The Art and Science of Data


Constant change seems to be the prevailing theme of the postmodern world. Almost everything around us transformed over the last century and the impact is clear. Constant change means uncertainty and, for businesses especially, it also means risk. So how do we overcome said uncertainty? Most people are wired to avoid uncertainty but as entrepreneurs well know, where risk is questionable so, too, are the rewards.

That is precisely why many entrepreneurs have mastered the art of coping with uncertainty. Forbes contributor, Linda Piea, emphasized as much a few years ago. Some draw strength from their mission to gradually cultivate resilience whereas others deliberately seek and embrace uncertainty. While no single mindset described by Linda appears superior to another one, it is clear that successful entrepreneurs mean to internalize uncertainty in productive ways.

The benefits of becoming comfortable with uncertainty were highlighted much more recently by Patti Johnson at the Harvard Business Review. ?The best leaders know how to keep moving forward in ambiguous situations,? wrote Johnson. ?Whether it?s a shifting industry or a PR emergency, they?re expected to make decisions even in extremely uncertain circumstances.? Exercising consistently sound judgment under intense pressure is no trivial undertaking. In fact, it is nearly impossible by relying exclusively on seasoned intuition and nerves of steel. At some point, the best entrepreneurs begin to mitigate risk by simply reducing uncertainty wherever possible. And we?re fortunate because our collective ingenuity has armed us with powerful new tools equipped to do exactly that.

Countless industry leaders now turn to data analytics before making major decisions but why stop there? Contributing writer, Bob Violino, published a CIO article drawing attention to the unexpected advantages of examining collected data. ?Given the exploratory nature of data analytics, sometimes benefits or insights gleaned are out of the blue,? stressed Violino. His publication is effectively a series of mini business cases that reinforce how curious teams accidentally stumbled upon transformative insights. The presented evidence is definitely more compelling than not.

All sorts of organizations could stand to gain from harnessing data responsibly. That is especially true for businesses competing on the digital forefront. An edge over the adversaries can make a tremendous difference. Consider, for instance, multimillion-dollar sales or service contracts that usually unfold over extended periods?months, possibly years. Those might be streamlined only after extracting hidden wisdom from a robust time series database. Commercial utilization is the tip of the iceberg. Government agencies and nonprofits are no exception, either. They, too, could reap the rewards of data analytics.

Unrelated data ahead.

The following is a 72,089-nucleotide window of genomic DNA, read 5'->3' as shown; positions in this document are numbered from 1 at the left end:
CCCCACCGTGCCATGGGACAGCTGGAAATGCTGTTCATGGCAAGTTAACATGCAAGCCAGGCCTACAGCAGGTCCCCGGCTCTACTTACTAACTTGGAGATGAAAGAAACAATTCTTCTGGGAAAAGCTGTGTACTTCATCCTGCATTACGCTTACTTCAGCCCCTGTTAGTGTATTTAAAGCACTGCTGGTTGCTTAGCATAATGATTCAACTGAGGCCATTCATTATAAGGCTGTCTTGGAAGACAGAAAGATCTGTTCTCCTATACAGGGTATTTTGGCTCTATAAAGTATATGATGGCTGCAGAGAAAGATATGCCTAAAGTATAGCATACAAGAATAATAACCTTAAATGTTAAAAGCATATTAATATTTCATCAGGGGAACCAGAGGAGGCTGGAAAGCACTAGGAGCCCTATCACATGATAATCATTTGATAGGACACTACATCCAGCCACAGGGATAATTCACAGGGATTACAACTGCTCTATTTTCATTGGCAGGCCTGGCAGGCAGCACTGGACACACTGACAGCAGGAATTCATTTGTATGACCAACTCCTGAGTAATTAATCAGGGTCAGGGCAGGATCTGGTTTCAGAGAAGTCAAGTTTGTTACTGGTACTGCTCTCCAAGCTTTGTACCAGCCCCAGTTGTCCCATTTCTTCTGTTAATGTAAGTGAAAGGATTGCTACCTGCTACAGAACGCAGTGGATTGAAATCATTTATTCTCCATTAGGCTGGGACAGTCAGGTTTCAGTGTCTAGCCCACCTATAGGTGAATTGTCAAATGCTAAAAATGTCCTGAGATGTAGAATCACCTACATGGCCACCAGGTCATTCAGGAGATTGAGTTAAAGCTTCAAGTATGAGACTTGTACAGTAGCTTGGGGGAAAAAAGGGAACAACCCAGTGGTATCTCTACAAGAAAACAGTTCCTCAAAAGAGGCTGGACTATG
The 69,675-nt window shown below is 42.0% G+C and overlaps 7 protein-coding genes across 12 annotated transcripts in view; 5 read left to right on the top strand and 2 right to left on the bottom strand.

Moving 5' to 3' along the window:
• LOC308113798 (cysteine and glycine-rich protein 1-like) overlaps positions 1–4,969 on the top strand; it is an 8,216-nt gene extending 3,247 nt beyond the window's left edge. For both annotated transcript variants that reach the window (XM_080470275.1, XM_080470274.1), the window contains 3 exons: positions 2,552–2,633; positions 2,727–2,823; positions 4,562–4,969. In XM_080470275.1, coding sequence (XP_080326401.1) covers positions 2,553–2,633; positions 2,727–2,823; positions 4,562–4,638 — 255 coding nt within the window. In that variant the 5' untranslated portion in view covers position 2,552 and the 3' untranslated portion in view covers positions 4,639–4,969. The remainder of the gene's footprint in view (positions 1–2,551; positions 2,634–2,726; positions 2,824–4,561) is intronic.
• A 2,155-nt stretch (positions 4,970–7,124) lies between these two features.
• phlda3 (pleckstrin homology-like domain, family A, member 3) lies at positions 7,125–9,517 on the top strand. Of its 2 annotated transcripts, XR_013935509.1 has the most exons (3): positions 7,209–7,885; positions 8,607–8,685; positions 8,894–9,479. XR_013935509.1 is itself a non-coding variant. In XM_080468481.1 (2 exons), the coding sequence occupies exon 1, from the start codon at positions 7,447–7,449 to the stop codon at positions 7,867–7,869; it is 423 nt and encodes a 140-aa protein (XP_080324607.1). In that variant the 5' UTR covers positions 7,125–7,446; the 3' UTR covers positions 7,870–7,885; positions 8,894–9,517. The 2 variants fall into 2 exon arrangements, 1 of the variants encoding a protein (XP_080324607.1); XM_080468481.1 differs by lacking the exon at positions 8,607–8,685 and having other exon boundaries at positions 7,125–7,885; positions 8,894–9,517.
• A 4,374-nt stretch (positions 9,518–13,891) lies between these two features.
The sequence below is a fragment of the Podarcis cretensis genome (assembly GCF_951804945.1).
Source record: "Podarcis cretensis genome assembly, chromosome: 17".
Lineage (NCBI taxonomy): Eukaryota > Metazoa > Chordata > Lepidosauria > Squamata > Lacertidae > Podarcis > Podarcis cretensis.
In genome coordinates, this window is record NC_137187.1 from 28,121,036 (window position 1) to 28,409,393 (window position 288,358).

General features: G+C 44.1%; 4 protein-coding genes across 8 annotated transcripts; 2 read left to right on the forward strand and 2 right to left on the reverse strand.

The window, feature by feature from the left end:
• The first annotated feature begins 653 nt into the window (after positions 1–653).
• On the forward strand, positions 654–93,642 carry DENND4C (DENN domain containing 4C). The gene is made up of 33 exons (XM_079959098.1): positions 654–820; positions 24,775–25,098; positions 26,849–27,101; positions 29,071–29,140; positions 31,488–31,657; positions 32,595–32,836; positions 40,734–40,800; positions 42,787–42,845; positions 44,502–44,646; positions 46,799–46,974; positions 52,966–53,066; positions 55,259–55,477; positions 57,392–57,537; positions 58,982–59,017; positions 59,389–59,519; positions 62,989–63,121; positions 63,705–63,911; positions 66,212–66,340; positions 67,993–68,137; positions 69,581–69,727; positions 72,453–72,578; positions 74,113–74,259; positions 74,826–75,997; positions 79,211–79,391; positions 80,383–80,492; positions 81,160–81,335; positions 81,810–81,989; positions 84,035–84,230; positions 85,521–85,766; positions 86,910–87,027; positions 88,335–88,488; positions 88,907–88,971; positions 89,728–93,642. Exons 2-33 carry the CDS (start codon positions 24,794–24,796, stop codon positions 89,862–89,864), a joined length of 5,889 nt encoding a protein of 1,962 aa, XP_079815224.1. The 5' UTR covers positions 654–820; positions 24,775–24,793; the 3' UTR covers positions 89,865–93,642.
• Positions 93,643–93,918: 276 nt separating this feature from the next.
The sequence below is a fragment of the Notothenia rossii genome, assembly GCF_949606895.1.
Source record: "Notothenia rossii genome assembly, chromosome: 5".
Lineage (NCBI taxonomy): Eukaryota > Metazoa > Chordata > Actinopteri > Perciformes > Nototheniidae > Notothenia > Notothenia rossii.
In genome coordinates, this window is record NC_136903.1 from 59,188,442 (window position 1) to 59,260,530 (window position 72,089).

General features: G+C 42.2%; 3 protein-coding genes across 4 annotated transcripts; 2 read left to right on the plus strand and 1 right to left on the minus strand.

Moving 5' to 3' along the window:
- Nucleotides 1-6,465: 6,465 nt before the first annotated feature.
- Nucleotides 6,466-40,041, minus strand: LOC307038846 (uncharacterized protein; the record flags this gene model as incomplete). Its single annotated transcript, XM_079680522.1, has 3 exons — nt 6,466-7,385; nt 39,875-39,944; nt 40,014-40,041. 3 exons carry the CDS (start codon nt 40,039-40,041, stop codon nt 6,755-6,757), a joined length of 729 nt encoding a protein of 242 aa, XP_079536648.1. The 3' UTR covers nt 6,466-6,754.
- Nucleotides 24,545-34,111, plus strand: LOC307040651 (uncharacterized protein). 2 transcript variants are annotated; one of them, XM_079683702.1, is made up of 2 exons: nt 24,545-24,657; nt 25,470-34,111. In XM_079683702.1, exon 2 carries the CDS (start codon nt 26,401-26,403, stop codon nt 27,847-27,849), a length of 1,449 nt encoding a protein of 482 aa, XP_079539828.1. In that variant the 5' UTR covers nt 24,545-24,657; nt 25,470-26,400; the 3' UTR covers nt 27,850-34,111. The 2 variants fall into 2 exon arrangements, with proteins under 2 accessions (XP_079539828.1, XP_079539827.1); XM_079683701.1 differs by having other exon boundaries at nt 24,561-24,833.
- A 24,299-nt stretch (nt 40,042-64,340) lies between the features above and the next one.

While numerous industry professionals do little more than profess how promising technologies are, others are conscientious enough to also infuse a degree of realistic caution. Lisa Morgan at Inc did precisely that when she suggested three tips related to data analytics. One common issue is that far too many novice business leaders are susceptible to sophisticated exploits. ?Tools aimed at business users may be oversimplified,? explained Morgan. ?Some vendors will say that if one simply presses a button, magic will come out the other end.? Discerning between science fact and science fiction is not easily or reliably accomplished by laypeople. Keep her perspective in mind before diving headlong into data analytics

Suffice it to say that tackling uncertainty is an ambitious feat regardless of who tries. Success depends on a balanced blend of mettle and mindset. The disciplined and naturally adventurous amongst us might find the endeavor appealing, but it doesn?t necessarily have to be that way. Nearly everyone can agree that uncertainty is here to stay, which means we can either learn to cope effectively or fall prey to chance more often than not.

Rehan is an entrepreneur, business graduate, content strategist and editor overseeing contributed content at BigdataShowcase. He is passionate about writing stuff for startups. His areas of interest include digital business strategy and strategic decision making.